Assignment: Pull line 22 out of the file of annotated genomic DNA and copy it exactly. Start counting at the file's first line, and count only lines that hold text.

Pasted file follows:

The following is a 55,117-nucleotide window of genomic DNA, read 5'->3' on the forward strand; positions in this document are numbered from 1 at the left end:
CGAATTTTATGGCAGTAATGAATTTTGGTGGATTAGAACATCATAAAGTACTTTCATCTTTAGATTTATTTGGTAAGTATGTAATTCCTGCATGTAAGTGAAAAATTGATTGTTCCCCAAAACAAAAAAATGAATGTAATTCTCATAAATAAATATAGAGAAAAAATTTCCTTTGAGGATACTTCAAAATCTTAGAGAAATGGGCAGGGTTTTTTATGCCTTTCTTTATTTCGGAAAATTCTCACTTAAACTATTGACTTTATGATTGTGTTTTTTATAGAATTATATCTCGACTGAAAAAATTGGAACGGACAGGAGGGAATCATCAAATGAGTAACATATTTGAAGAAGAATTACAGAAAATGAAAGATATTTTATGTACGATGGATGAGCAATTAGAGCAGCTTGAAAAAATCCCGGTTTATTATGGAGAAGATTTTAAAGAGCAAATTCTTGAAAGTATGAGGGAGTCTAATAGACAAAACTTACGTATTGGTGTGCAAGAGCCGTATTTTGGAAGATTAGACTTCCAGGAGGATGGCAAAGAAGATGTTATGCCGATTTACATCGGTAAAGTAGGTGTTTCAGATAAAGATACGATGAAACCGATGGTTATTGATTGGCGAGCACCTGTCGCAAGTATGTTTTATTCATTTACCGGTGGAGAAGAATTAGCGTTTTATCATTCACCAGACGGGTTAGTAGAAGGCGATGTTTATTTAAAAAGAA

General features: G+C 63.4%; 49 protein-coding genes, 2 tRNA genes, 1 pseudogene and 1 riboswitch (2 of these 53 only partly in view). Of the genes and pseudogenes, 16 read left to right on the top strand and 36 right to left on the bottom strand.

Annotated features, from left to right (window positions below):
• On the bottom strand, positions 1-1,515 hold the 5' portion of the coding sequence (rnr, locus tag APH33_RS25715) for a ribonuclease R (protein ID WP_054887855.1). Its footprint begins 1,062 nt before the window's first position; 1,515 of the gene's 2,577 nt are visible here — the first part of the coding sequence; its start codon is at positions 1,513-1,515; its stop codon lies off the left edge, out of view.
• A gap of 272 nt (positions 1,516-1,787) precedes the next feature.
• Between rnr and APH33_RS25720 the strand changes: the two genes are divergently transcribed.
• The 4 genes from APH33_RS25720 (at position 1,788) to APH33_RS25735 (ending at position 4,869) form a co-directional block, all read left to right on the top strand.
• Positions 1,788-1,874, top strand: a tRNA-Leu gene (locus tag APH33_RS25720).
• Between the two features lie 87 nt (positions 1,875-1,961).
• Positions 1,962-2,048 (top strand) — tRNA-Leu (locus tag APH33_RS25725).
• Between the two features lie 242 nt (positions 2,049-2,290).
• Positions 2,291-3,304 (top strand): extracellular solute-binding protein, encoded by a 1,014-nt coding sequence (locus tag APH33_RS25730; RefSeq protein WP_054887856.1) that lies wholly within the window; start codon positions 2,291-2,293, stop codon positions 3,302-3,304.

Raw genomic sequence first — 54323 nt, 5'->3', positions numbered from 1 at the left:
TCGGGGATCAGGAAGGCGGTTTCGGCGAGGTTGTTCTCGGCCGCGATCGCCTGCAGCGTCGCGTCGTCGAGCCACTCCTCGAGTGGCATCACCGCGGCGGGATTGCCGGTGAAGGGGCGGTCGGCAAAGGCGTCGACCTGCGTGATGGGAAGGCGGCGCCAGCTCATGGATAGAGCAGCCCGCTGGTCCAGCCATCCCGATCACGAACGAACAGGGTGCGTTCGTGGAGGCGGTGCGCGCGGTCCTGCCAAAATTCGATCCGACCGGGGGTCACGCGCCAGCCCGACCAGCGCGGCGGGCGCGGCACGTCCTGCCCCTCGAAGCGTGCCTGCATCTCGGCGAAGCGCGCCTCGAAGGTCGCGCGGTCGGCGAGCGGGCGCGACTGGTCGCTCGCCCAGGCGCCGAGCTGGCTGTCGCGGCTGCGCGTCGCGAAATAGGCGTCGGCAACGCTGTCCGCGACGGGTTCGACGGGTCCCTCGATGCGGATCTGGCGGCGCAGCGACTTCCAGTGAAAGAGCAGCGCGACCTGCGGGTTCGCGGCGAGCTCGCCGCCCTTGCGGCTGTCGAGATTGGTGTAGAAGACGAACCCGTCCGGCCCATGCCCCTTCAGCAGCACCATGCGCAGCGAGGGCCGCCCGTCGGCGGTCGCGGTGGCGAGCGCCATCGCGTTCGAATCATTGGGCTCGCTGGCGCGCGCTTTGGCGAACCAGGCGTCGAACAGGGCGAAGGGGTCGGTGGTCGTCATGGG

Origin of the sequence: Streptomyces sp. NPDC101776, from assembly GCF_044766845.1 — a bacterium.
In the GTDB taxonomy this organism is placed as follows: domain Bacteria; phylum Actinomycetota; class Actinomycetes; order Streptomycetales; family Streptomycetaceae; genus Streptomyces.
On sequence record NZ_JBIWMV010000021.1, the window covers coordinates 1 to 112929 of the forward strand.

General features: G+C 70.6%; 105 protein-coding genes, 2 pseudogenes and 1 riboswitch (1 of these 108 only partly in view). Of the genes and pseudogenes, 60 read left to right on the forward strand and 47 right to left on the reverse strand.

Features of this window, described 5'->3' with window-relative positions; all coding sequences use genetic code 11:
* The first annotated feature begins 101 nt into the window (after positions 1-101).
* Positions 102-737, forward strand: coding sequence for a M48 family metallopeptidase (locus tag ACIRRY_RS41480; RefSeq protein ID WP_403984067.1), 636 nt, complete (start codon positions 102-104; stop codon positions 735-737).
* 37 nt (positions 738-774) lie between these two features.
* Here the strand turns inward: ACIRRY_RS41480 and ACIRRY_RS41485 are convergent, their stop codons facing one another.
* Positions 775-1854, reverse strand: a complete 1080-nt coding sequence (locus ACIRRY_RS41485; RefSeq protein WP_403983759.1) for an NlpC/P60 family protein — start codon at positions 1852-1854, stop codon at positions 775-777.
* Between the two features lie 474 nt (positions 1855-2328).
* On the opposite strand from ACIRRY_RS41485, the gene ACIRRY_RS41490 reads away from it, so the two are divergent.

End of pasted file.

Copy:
* Positions 102-737, forward strand: coding sequence for a M48 family metallopeptidase (locus tag ACIRRY_RS41480; RefSeq protein ID WP_403984067.1), 636 nt, complete (start codon positions 102-104; stop codon positions 735-737).